Blade: Do you have any predictions of what the Supreme Court might do if the Proposition 8 case gets there?

Frank: I think that’s not a good case. I think the better case is Mary Bonauto’s case [the attorney with the LGBT litigation group in Boston, Gay & Lesbian Advocates & Defenders, which is challenging the Defense of Marriage Act, or DOMA, in court on behalf of a same-sex couple.]

Blade: Everybody’s talking about the presidential election. Are the Republican presidential candidates as horrible as a lot of gay activists are saying they are on LGBT issues?

Frank: Yes – they are. Romney is a total faker, having said he was going to be more pro-gay rights than Ted Kennedy and he’s moved against us on everything, not just on marriage. And Gingrich was the leader of homophobic stuff when he was here. Gingrich was the man who put the Defense of Marriage Act on the agenda in 1996 when he was the Speaker… [I]n general the Republicans have become a 90 plus percent anti-gay party…  I’m not at all confident that a Republican president won’t reinstate ‘Don’t Ask, Don’t Tell.’

Blade: Is there a chance that the Congress would block that, even if there’s a Republican-controlled House?

Frank: Well Congress couldn’t reinstate it because they would never get it through the Senate and the president would veto it. But if the Republicans win the presidency they don’t need the Congress. The president could reinstate it by executive order.

Blade: Is it completely settled now that every gay civil rights bill will include gender identity and expression protections or it won’t be introduced, whether it would be ENDA or another bill?

Frank: I think it’s unlikely that it wouldn’t but that doesn’t necessarily mean it will pass. I think you’ll see transgender protections included. We’ve made progress on transgender. But my view is the same in that we still have the problem with the situation where people get naked together. But short of that, I think the next time we have a Democratic House, Senate and president…  we’ll be able to pass a transgender-inclusive ENDA. But like the Massachusetts law, probably not allowing full and unrestricted access to locker and shower rooms…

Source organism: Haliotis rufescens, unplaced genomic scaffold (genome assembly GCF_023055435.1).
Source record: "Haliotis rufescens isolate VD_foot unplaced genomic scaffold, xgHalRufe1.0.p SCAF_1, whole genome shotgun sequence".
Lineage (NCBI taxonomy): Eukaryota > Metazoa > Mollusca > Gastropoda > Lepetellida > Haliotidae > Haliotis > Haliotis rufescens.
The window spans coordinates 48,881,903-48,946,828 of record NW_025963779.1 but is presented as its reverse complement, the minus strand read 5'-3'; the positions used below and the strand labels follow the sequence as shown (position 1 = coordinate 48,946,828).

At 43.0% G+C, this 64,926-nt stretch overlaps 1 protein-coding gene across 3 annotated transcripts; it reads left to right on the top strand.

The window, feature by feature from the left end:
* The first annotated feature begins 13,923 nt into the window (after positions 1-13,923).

Blade: What do you think about the possibility of an executive order by President Obama to require defense contractors or any private companies getting government contracts to have a non-discrimination policy for their LGBT employees?

Frank: I think that’s a reasonable thing to keep pushing for. There are limits to what you can do. You don’t want the president to overreach from what could be required in legislation. I think that’s worth pushing for if it’s carefully done…

Blade: In terms of your own plans, can you say a little about what you plan to do when you leave Congress?

Frank: I’m going to teach, lecture for money, and write…

Blade: Is there anything else you’d like to bring up?

Frank: Well there’s one last thing. I think we’re winning. And the public opinion is on our side. But some people say if you’re winning you can take it easy. I say no. When you read military history they say sometimes military leaders make a mistake that they ease up at the point where they’re winning. That’s when you crack down. That’s when you’ve got them on the run. You have to continue to press, because I think we’re on the verge of winning this fight…